At selected times, 10–15-mL samples were removed from the bioreactors via a syringe affixed to the sampling tube while the stirrer was still operating. Approximately 50 µL of cell cultures were filtered through a 0.2-µm syringe membrane filter directly into a vial for HPLC analysis and the rest of the cultures transferred to a 15-mL Falcon tube. After allowing the samples to sit in the 15-mL tube for 1 min, the supernatant dodecane overlay was pipetted out into a 2-mL microcentrifuge tube and centrifuged at 21,130×g for 10 min to obtain a better-resolved aqueous-organic interface. The dodecane overlay was transferred into a glass vial and stored at 4 °C until GC–MS analysis.

Results and discussion

Engineering simultaneous glucose–xylose utilization in methyl ketone-overproducing strain EGS1895

We engineered several strains by manipulating key genes in pentose metabolism (XW1014, XW1024, and XW1044; Tables 1, 2) and evaluated their ability to simultaneously utilize glucose and xylose (Fig. 1). The control strain, EGS1895, presented a typical diauxic pattern in which xylose utilization began after glucose was fully depleted. In contrast, newly engineered strains displayed glucose–xylose co-utilization to varying degrees rather than a strict diauxic profile. Among these engineered strains, XW1014 (with constitutive expression of xylA and xylF plus a point mutation in the xylA promoter, xylA up ) showed the best performance for simultaneous utilization of glucose and xylose (Fig. 1). This strain had identical consumption rates for glucose and xylose at 1% sugar conditions, while a slight decrease in xylose consumption was observed at higher sugar concentration (2%). The inactivation of araE (XW1024; Tables 1, 2) did not result in better sugar co-utilization than was observed for strain XW1014, nor did the manipulations made for strain XW1044 (alleviating AraC-mediated repression through four collective araC-related manipulations, including araC deletion from both the genome and plasmid as well as replacement of promoters for araB and araF). Although both strains XW1024 and XW1044 showed favorable simultaneous consumption rates of glucose and xylose at 1% sugar conditions, their xylose consumption dramatically decreased at higher sugar concentration (2%).
Fig. 1

Evaluation of glucose–xylose co-utilization in engineered strains (96 h). Symbols: glucose, blue lines; xylose, green lines; 1% total sugars, dashed lines; 2% total sugars, solid lines. Error bars indicate one standard deviation (n = 3, except for XW1004, for which n = 2)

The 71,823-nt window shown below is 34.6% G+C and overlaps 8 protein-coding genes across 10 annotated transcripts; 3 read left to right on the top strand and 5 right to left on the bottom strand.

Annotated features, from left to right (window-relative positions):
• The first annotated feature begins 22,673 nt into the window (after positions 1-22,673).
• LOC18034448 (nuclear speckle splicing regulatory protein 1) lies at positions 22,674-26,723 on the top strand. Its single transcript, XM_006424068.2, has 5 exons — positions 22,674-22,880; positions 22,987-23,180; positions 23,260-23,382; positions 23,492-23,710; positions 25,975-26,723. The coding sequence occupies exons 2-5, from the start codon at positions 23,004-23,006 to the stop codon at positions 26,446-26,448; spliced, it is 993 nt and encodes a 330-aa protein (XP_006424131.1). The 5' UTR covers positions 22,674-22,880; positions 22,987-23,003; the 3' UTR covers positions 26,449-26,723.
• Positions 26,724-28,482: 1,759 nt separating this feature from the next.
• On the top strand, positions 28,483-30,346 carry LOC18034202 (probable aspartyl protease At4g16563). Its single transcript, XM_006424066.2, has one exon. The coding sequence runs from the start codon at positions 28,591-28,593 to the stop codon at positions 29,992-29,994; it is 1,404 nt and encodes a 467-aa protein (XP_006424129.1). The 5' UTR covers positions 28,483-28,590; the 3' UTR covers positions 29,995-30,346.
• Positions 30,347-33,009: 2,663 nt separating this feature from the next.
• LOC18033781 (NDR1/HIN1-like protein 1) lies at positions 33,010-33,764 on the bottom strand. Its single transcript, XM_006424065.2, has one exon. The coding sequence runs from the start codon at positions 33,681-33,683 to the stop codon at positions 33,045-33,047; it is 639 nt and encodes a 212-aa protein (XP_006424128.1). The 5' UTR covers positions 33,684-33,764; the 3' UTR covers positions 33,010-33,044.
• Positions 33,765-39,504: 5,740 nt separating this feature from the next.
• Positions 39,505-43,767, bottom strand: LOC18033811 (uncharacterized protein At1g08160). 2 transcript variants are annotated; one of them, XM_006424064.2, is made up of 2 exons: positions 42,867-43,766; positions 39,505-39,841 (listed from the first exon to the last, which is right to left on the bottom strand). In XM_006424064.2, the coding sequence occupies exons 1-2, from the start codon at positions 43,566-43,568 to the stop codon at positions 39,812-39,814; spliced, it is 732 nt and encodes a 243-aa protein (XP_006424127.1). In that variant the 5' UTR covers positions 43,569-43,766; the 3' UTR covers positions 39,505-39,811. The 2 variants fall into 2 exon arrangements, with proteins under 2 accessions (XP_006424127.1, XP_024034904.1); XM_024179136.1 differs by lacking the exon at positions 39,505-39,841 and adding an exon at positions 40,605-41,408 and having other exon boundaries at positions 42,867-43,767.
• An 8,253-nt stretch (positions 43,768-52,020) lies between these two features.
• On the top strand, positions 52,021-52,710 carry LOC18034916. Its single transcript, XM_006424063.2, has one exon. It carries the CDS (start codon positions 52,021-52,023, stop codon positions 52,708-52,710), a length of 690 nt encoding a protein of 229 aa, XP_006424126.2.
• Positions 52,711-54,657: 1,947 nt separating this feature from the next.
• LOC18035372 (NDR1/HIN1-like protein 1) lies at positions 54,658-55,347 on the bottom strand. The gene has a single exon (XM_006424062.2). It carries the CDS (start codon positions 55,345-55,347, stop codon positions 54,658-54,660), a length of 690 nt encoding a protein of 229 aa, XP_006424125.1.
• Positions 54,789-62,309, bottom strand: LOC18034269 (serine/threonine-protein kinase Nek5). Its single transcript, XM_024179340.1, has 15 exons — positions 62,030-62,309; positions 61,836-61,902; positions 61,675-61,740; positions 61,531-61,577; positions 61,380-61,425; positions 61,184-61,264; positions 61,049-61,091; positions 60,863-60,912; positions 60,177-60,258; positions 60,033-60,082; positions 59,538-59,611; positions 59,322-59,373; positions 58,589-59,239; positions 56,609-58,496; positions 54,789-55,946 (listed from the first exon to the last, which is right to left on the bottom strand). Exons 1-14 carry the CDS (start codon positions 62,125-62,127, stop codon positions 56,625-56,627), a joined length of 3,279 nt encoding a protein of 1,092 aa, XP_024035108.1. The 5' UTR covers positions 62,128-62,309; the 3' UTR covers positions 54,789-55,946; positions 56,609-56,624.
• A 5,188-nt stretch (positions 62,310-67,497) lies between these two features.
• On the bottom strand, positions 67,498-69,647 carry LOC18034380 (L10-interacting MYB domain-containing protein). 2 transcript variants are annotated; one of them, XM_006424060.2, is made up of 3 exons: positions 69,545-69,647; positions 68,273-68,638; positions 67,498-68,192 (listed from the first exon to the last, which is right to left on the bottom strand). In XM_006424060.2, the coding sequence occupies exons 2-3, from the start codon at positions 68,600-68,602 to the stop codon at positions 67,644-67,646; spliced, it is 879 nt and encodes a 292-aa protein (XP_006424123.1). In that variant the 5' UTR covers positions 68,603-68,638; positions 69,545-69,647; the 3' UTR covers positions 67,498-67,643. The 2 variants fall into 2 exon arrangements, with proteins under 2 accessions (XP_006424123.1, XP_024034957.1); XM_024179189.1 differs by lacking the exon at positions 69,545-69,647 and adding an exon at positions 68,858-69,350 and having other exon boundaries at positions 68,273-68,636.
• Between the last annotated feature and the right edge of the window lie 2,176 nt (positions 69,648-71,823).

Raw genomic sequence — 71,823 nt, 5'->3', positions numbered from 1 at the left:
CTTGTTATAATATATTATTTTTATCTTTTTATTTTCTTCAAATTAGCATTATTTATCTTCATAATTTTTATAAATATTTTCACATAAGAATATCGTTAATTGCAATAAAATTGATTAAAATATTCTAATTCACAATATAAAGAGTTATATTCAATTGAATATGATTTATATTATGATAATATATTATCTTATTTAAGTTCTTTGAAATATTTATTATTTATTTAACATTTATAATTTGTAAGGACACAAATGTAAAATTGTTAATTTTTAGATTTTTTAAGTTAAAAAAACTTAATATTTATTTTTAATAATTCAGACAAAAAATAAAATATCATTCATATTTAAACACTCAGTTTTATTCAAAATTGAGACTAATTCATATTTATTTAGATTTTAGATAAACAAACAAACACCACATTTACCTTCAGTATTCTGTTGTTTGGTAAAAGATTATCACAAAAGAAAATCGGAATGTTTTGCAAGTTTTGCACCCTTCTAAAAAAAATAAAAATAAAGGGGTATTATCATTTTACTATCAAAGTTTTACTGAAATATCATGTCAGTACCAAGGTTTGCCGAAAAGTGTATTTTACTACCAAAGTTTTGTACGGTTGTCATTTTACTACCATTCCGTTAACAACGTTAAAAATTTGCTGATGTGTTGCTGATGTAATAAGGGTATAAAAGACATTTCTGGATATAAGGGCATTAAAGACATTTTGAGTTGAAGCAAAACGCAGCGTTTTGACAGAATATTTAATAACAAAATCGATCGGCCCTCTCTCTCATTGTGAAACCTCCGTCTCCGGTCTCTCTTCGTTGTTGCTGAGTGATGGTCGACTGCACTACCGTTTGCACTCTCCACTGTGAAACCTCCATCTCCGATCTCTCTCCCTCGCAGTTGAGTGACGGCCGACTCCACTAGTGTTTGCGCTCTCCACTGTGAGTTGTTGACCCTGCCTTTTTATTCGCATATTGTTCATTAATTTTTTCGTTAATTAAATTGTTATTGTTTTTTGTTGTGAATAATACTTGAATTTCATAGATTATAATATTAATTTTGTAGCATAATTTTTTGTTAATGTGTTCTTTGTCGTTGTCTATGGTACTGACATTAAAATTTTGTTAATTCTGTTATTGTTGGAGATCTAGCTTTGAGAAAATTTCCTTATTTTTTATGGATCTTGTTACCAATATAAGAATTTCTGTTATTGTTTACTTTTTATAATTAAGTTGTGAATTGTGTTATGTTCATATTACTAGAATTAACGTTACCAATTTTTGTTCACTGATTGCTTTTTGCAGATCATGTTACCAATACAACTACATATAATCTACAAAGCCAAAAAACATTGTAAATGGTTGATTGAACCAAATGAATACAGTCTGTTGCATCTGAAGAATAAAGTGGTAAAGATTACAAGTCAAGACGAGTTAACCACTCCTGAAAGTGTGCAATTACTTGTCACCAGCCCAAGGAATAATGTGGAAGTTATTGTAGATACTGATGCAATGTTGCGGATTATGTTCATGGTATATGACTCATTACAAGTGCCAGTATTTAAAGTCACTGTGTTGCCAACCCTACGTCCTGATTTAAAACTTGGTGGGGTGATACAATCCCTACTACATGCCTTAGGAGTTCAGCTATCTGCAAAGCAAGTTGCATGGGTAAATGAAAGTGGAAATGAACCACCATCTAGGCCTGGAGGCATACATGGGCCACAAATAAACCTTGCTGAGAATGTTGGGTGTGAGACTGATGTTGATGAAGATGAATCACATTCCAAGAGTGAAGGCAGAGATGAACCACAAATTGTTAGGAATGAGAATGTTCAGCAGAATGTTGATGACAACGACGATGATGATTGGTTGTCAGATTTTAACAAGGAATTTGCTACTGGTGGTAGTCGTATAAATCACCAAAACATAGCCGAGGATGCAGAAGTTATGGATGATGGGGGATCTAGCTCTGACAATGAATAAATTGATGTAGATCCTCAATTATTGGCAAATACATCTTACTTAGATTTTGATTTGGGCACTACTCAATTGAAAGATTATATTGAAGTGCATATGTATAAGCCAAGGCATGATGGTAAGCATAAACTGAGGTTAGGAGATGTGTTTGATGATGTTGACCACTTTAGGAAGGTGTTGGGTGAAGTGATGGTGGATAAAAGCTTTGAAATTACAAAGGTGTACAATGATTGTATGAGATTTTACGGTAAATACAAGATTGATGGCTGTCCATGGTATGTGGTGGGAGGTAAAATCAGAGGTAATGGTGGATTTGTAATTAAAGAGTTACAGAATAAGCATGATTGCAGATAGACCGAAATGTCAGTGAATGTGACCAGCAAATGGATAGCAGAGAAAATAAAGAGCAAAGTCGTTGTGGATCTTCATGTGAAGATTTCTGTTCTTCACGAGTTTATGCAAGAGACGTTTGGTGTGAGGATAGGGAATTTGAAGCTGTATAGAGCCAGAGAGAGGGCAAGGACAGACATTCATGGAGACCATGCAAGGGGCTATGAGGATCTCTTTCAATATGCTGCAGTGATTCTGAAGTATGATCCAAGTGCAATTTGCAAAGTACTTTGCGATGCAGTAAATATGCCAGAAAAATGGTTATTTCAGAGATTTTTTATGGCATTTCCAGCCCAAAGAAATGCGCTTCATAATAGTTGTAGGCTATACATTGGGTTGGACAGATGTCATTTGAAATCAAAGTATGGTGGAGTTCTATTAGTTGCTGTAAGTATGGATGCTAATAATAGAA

In addition, because ptsG deficiency is a well-studied mechanism for mitigating CCR in E. coli [10], the glucose transporter EIIBCGlc encoded by ptsG was deleted from EGS1895 to investigate the effect on sugar co-utilization (strain XW1004; Table 1). Strain XW1004 did not display a better sugar co-utilization profile than strain XW1014 (Fig. 1).

Methyl ketone production was also investigated among these strains engineered for hexose–pentose co-utilization. Compared with the titer of the control strain EGS1895 (~ 690 mg L−1), methyl ketone production was significantly reduced in all four modified strains (Fig. 2). The best performing strain for sugar co-utilization, XW1014, only produced ~ 140 mg L−1 total methyl ketones (1% total sugars), which is approximately fivefold lower than for strain EGS1895. Strains with more genetic manipulations produced even lower methyl ketone titers; for example, strains XW1024 and XW1044 produced < 60 mg L−1 methyl ketones. Although the ΔptsG strain (XW1004) showed the highest methyl ketone titer among these four strains, its diminished glucose utilization was not optimal and it was not pursued further. Despite its relatively low methyl ketone titer, strain XW1014 had the most favorable combination of sugar co-utilization and methyl ketone production of the strains tested.
Fig. 2

Methyl ketone production by strains engineered for glucose–xylose co-utilization (1% total sugars, 96 h). Error bars indicate one standard deviation (n = 3, except for XW1004, for which n = 2)

Optimization of methyl ketone production in strain XW1014 by enhancing NADPH availability

Although strain XW1014 was successfully engineered for simultaneous glucose–xylose consumption, the significantly reduced methyl ketone titer in this strain necessitated further engineering to improve commercial relevance. We hypothesized that enhancing NADPH availability could be a fruitful engineering target because (1) the biosynthesis of fatty acids (methyl ketone precursors) in E. coli is an NADPH-demanding process and (2) xylose metabolism, particularly when simultaneous with glucose metabolism, could disrupt NADPH production in a host cell (e.g., strain XW1014) compared to conditions with glucose as a sole carbon source. Fatty acid biosynthesis results in net consumption of NADPH due to demand from two key reductases—FabG (β-ketoacyl-ACP reductase) and potentially, FabI (enoyl-ACP reductase), which can utilize either NADH or NADPH as a cofactor [1, 26]. To illustrate the substantial NADPH demands of fatty acid/methyl ketone biosynthesis, production of 1 mol of a C13 methyl ketone (2-tridecanone) from glucose using the relevant metabolic pathway [2] would result in net consumption of 6 (or 12) mol of NADPH and net production of 9 (or 15) mol of NADH, depending on FabI cofactor usage.